And now to the most glaring error I've ever read. James IV's father was killed at the Battle of Bannockburn. Now THAT was complete news to me - I read that paragraph twice to make sure my eyes weren't playing tricks with me. Let me put that straight Ms Bogdan in case you read this - I see you are a student of history and this might be a line of study you want to pursue. James III was killed at the Battle of SAUCHIEBURN in 1488. The battle of Bannockburn took place in 1314. The Stewart line - descended from the victor of Bannockburn (that would be Robert the Bruce) - had not yet been established. An easy mistake to make but not a good one to a Scot who knows her history.
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Most Recent Customer Reviews
4.0 out of 5 stars Review for forgotten queen
Interesting
Published 3 months ago by Liz King
1.0 out of 5 stars Just re-released wityh a new cover, a new title and a different...
See "Tudor Princess" by Darcey Bonnette.

What a rip off. Why republish the exact same book with everything that draws you in to buy it having been replaced?
Published 12 months ago by Maggie Kelly
4.0 out of 5 stars The Forgotton Queen.
It was really refreshing to read a Tudor novel about another character other than Henry VIII and his colourful life. Read more
Published 15 months ago by Benmaric
4.0 out of 5 stars The Forgotten Queen.
I enjoyed this book it was easy reading. I didn't know anything about Margaret Tudor only she was Henry sister.
Published 16 months ago by Joyce Hargreaves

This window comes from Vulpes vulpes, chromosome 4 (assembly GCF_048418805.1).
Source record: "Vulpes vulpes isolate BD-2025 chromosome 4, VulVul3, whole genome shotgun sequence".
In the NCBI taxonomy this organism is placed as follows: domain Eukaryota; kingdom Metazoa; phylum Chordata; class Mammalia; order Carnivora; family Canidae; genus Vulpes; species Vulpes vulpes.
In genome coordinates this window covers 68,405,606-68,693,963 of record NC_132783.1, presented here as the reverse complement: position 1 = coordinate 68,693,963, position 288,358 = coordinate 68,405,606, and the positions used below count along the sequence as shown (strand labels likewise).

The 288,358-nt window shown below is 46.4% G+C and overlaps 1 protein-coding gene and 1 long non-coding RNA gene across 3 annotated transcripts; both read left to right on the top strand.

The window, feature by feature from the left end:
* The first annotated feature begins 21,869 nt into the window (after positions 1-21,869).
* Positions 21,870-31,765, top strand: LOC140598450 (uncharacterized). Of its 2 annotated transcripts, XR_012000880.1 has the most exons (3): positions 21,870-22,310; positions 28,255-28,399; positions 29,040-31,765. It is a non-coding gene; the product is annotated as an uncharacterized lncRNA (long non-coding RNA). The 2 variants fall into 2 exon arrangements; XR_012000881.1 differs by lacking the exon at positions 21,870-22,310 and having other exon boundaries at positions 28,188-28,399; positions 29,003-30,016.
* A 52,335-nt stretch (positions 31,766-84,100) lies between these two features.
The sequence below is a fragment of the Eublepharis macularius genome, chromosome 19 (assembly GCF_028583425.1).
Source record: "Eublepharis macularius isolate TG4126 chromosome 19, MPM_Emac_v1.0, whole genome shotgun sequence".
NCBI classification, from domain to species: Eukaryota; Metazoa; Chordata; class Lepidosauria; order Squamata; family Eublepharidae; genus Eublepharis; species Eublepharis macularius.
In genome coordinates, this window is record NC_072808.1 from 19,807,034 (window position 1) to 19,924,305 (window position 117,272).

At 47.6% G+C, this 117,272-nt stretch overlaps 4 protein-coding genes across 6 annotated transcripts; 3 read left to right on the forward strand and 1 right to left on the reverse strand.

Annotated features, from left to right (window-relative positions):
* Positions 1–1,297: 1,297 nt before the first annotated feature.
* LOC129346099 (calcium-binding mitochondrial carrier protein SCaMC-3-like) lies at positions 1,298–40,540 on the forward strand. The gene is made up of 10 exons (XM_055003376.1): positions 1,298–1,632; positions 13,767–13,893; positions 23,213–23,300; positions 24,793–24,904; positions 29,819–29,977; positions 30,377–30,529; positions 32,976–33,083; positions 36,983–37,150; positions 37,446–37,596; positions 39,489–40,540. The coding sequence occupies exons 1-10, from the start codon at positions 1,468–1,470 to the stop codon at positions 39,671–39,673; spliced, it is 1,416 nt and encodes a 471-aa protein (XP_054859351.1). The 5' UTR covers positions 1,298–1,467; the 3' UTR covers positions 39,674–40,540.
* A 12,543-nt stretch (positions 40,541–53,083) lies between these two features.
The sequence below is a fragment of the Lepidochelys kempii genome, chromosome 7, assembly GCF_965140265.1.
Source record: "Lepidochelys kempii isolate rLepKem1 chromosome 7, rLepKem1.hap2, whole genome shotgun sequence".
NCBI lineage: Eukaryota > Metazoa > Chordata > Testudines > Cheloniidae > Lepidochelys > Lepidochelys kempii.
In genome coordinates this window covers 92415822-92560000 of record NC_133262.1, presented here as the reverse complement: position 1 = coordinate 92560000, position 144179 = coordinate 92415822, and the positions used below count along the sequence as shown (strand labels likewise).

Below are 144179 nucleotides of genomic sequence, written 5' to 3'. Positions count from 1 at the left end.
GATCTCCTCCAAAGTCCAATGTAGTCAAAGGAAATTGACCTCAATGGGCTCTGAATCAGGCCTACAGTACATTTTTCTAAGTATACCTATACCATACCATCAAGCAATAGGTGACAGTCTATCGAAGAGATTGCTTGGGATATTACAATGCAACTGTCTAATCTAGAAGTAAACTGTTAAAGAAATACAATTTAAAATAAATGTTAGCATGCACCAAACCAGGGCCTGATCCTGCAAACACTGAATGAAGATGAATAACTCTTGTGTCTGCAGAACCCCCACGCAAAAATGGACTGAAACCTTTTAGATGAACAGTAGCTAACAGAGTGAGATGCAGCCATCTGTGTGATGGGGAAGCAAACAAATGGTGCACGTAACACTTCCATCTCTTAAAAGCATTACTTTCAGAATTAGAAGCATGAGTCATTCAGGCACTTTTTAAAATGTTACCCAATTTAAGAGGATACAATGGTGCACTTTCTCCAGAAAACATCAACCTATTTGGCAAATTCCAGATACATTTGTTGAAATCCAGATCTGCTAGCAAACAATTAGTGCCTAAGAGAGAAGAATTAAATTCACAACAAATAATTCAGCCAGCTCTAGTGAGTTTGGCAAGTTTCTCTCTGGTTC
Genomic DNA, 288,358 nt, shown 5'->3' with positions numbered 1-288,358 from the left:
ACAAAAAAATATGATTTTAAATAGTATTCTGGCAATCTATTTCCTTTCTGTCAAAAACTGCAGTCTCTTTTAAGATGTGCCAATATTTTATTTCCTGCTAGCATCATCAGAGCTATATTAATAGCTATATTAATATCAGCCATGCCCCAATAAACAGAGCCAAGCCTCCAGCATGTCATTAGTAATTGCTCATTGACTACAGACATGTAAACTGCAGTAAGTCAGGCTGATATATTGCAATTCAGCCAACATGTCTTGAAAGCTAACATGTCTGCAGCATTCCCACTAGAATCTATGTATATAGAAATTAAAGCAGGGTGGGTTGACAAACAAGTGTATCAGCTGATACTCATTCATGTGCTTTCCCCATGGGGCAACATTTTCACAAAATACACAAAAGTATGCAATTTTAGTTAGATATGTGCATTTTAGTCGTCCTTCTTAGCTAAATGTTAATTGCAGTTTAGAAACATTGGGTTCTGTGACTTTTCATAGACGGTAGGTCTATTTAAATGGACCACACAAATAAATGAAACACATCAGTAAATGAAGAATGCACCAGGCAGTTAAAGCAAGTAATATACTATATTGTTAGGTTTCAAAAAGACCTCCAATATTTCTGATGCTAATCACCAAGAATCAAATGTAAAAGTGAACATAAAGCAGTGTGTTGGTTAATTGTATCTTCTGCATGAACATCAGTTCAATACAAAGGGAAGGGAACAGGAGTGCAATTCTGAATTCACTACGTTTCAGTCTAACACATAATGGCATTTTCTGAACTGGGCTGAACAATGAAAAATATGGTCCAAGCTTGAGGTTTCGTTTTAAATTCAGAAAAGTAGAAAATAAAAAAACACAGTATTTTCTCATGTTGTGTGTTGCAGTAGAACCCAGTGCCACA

5.0 out of 5 stars An enjoyable read
The reader is transported back in time very convincingly by the,author. Well researched an enjoyable book on a fascinating lady.
Published 17 months ago by CPNorth
5.0 out of 5 stars Margaret tudor
Loved this book not enough is written about the sisters of Henry the V111,I found it full of interesting fact on her life ,from the darling of the Tudor... Read more
Published 19 months ago by margaret fenton
4.0 out of 5 stars a good book
a good read for all tudor lovers although i got alittle disintrested at times but not a bad read
i may recomend it
Published 20 months ago by Beverley Green
4.0 out of 5 stars Forgotten queen
I enjoyed this book but would have liked more narrative and explanation as it got a bit bogged down at times with all the various characters. Read more
Published 21 months ago by Ms. Sandra Woods
3.0 out of 5 stars Good but with some errors
Being a big fan of the Stewarts, especially James IV, I was excited about there being a book about Margaret Tudor. Read more
Published 21 months ago by Hannah
4.0 out of 5 stars interesting
Margaret Tudor has slipped behind her siblings and yet is the ancestor of the British Royal Family, a good read
Published 21 months ago by rinc0n